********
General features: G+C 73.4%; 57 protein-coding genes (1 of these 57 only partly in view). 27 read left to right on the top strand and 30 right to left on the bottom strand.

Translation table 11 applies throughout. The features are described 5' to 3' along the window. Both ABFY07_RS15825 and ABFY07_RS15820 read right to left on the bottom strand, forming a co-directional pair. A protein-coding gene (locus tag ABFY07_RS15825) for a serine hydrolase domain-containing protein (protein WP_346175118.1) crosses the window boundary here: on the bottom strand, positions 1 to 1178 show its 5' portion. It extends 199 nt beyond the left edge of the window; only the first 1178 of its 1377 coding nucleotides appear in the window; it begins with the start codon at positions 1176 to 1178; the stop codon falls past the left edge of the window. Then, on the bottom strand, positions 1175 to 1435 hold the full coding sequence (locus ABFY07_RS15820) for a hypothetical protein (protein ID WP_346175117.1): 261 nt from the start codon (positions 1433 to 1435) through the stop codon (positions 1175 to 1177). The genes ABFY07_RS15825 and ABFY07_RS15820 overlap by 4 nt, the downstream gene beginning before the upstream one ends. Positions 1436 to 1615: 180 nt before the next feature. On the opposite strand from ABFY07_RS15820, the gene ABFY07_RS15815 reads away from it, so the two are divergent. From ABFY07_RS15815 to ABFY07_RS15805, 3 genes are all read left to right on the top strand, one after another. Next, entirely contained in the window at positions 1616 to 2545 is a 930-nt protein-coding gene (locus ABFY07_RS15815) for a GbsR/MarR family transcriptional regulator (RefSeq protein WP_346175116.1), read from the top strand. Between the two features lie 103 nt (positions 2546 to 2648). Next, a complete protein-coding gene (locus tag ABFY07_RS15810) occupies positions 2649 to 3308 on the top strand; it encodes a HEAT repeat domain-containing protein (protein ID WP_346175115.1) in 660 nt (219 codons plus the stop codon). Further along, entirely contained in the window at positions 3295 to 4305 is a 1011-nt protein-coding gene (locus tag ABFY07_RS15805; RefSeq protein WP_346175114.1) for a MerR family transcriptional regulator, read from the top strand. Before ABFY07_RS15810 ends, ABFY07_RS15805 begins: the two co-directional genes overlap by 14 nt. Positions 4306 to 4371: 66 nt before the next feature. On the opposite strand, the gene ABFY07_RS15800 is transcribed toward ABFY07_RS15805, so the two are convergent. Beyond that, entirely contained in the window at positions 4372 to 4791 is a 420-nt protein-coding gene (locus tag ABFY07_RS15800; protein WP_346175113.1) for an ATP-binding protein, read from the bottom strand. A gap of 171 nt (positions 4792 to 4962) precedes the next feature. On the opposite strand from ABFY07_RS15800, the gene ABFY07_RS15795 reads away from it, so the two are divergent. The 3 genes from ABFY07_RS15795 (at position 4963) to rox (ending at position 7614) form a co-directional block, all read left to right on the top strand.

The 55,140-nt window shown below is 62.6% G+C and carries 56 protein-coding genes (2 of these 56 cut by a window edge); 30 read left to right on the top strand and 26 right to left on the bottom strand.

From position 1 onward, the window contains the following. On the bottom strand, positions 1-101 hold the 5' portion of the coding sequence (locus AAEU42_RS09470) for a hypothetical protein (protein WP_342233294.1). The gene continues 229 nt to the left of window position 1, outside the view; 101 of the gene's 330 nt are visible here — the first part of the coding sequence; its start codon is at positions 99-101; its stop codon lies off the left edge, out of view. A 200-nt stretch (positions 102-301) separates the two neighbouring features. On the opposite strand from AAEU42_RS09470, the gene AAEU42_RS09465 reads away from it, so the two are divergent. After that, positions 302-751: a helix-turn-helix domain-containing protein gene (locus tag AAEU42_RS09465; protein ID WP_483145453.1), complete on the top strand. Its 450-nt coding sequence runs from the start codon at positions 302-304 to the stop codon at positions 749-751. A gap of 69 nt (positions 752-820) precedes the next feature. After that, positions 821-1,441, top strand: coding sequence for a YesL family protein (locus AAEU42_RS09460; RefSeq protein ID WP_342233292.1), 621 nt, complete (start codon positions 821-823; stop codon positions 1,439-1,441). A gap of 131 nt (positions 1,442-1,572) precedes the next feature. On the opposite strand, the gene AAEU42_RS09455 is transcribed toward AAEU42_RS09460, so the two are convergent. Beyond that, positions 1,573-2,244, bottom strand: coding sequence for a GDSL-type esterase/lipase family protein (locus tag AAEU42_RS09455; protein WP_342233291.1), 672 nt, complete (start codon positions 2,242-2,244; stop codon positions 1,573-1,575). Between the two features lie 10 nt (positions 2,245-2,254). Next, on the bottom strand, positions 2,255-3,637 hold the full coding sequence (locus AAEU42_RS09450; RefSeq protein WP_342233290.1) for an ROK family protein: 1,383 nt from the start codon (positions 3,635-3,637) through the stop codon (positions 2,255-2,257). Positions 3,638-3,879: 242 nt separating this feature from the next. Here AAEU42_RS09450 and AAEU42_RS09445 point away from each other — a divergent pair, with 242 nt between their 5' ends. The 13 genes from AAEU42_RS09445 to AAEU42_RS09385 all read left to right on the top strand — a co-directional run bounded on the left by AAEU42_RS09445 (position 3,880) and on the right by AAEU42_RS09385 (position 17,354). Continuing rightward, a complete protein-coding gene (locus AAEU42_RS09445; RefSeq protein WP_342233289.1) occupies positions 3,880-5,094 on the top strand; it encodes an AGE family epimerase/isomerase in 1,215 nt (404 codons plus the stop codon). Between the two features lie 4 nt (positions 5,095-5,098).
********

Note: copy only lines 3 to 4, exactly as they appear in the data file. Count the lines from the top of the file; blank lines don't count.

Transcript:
The 55,140-nt window shown below is 62.6% G+C and carries 56 protein-coding genes (2 of these 56 cut by a window edge); 30 read left to right on the top strand and 26 right to left on the bottom strand.

From position 1 onward, the window contains the following. On the bottom strand, positions 1-101 hold the 5' portion of the coding sequence (locus AAEU42_RS09470) for a hypothetical protein (protein WP_342233294.1). The gene continues 229 nt to the left of window position 1, outside the view; 101 of the gene's 330 nt are visible here — the first part of the coding sequence; its start codon is at positions 99-101; its stop codon lies off the left edge, out of view. A 200-nt stretch (positions 102-301) separates the two neighbouring features. On the opposite strand from AAEU42_RS09470, the gene AAEU42_RS09465 reads away from it, so the two are divergent. After that, positions 302-751: a helix-turn-helix domain-containing protein gene (locus tag AAEU42_RS09465; protein ID WP_483145453.1), complete on the top strand. Its 450-nt coding sequence runs from the start codon at positions 302-304 to the stop codon at positions 749-751. A gap of 69 nt (positions 752-820) precedes the next feature. After that, positions 821-1,441, top strand: coding sequence for a YesL family protein (locus AAEU42_RS09460; RefSeq protein ID WP_342233292.1), 621 nt, complete (start codon positions 821-823; stop codon positions 1,439-1,441). A gap of 131 nt (positions 1,442-1,572) precedes the next feature. On the opposite strand, the gene AAEU42_RS09455 is transcribed toward AAEU42_RS09460, so the two are convergent. Beyond that, positions 1,573-2,244, bottom strand: coding sequence for a GDSL-type esterase/lipase family protein (locus tag AAEU42_RS09455; protein WP_342233291.1), 672 nt, complete (start codon positions 2,242-2,244; stop codon positions 1,573-1,575). Between the two features lie 10 nt (positions 2,245-2,254). Next, on the bottom strand, positions 2,255-3,637 hold the full coding sequence (locus AAEU42_RS09450; RefSeq protein WP_342233290.1) for an ROK family protein: 1,383 nt from the start codon (positions 3,635-3,637) through the stop codon (positions 2,255-2,257). Positions 3,638-3,879: 242 nt separating this feature from the next. Here AAEU42_RS09450 and AAEU42_RS09445 point away from each other — a divergent pair, with 242 nt between their 5' ends. The 13 genes from AAEU42_RS09445 to AAEU42_RS09385 all read left to right on the top strand — a co-directional run bounded on the left by AAEU42_RS09445 (position 3,880) and on the right by AAEU42_RS09385 (position 17,354). Continuing rightward, a complete protein-coding gene (locus AAEU42_RS09445; RefSeq protein WP_342233289.1) occupies positions 3,880-5,094 on the top strand; it encodes an AGE family epimerase/isomerase in 1,215 nt (404 codons plus the stop codon). Between the two features lie 4 nt (positions 5,095-5,098).